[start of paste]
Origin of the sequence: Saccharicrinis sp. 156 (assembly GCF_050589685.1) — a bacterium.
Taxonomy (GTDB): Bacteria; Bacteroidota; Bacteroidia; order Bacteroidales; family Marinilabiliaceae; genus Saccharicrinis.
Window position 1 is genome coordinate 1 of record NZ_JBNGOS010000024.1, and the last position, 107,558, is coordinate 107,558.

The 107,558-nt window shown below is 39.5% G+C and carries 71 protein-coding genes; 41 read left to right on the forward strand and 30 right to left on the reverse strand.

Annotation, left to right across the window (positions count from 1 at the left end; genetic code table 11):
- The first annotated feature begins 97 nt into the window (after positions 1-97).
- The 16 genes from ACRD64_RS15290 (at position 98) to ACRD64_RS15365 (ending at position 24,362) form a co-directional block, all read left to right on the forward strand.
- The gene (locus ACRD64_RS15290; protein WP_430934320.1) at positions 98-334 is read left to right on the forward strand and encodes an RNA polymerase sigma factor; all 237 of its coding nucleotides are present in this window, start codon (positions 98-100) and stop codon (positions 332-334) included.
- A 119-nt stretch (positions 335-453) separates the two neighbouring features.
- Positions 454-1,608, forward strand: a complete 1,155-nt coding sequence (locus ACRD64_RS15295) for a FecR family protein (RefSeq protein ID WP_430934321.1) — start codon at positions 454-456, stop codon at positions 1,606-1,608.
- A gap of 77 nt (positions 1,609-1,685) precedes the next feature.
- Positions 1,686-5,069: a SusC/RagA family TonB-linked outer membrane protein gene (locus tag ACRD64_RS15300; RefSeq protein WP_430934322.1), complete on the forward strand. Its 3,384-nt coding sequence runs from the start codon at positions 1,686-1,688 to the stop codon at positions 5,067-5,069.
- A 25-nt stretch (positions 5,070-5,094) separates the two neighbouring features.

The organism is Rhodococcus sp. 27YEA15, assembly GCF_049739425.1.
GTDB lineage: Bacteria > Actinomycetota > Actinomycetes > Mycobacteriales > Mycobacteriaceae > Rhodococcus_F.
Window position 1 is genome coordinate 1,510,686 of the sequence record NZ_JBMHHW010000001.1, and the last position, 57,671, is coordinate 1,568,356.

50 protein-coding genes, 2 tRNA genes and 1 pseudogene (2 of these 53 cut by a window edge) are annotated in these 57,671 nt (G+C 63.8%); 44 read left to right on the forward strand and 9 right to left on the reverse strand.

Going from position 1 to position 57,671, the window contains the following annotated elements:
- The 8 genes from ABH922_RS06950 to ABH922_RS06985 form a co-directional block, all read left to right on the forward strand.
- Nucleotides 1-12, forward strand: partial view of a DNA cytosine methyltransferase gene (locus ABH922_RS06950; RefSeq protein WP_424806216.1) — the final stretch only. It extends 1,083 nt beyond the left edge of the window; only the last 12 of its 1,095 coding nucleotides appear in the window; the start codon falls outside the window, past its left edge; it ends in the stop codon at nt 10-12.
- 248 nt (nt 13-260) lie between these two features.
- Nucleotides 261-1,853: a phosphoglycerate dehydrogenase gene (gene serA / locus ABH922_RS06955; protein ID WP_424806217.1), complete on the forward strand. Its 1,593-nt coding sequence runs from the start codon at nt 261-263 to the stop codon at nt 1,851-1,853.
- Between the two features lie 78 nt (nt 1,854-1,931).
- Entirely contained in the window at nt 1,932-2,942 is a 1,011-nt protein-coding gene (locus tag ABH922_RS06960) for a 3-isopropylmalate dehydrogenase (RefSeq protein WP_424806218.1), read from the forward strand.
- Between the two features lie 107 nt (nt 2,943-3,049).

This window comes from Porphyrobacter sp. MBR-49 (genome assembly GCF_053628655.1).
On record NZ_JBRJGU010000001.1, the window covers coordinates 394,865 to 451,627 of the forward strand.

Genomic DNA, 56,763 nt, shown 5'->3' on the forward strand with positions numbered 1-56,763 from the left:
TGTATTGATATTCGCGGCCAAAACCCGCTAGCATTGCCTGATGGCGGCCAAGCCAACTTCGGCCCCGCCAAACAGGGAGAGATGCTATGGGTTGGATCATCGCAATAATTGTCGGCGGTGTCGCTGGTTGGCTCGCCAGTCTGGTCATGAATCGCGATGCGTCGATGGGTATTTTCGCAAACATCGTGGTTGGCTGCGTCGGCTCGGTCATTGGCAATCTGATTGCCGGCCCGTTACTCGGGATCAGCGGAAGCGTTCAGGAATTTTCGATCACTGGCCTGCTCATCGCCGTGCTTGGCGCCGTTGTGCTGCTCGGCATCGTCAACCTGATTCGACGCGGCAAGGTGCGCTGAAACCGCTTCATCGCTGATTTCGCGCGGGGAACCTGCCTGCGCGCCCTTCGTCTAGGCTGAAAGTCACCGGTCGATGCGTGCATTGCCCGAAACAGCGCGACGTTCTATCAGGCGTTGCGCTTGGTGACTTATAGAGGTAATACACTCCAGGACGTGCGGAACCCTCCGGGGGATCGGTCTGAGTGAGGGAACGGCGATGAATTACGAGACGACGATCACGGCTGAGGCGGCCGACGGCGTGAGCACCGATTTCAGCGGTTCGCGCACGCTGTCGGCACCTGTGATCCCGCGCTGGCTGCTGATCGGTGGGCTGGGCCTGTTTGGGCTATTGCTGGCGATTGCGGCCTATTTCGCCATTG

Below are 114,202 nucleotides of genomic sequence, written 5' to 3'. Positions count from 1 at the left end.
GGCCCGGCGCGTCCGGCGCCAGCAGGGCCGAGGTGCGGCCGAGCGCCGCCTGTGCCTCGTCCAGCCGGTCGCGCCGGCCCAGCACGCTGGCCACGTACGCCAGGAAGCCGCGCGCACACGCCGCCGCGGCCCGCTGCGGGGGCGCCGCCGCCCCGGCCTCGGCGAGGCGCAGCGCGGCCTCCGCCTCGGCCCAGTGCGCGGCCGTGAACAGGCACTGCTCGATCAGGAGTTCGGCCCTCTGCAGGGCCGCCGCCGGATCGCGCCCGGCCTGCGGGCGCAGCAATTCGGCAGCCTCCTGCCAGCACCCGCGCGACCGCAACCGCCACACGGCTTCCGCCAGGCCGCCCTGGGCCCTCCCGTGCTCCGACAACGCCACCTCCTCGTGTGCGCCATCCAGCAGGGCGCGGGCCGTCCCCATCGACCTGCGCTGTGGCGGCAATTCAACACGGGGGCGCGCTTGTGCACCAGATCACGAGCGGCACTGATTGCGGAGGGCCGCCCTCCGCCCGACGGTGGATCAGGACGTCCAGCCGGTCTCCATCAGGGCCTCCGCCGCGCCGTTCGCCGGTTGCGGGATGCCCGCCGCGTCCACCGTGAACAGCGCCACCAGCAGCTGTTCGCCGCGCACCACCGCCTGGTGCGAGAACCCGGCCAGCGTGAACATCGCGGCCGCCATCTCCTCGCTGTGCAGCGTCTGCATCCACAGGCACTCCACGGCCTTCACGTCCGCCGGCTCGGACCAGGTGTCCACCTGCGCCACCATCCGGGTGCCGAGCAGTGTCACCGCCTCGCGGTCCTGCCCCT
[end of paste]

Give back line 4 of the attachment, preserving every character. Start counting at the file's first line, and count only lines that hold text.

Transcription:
The 107,558-nt window shown below is 39.5% G+C and carries 71 protein-coding genes; 41 read left to right on the forward strand and 30 right to left on the reverse strand.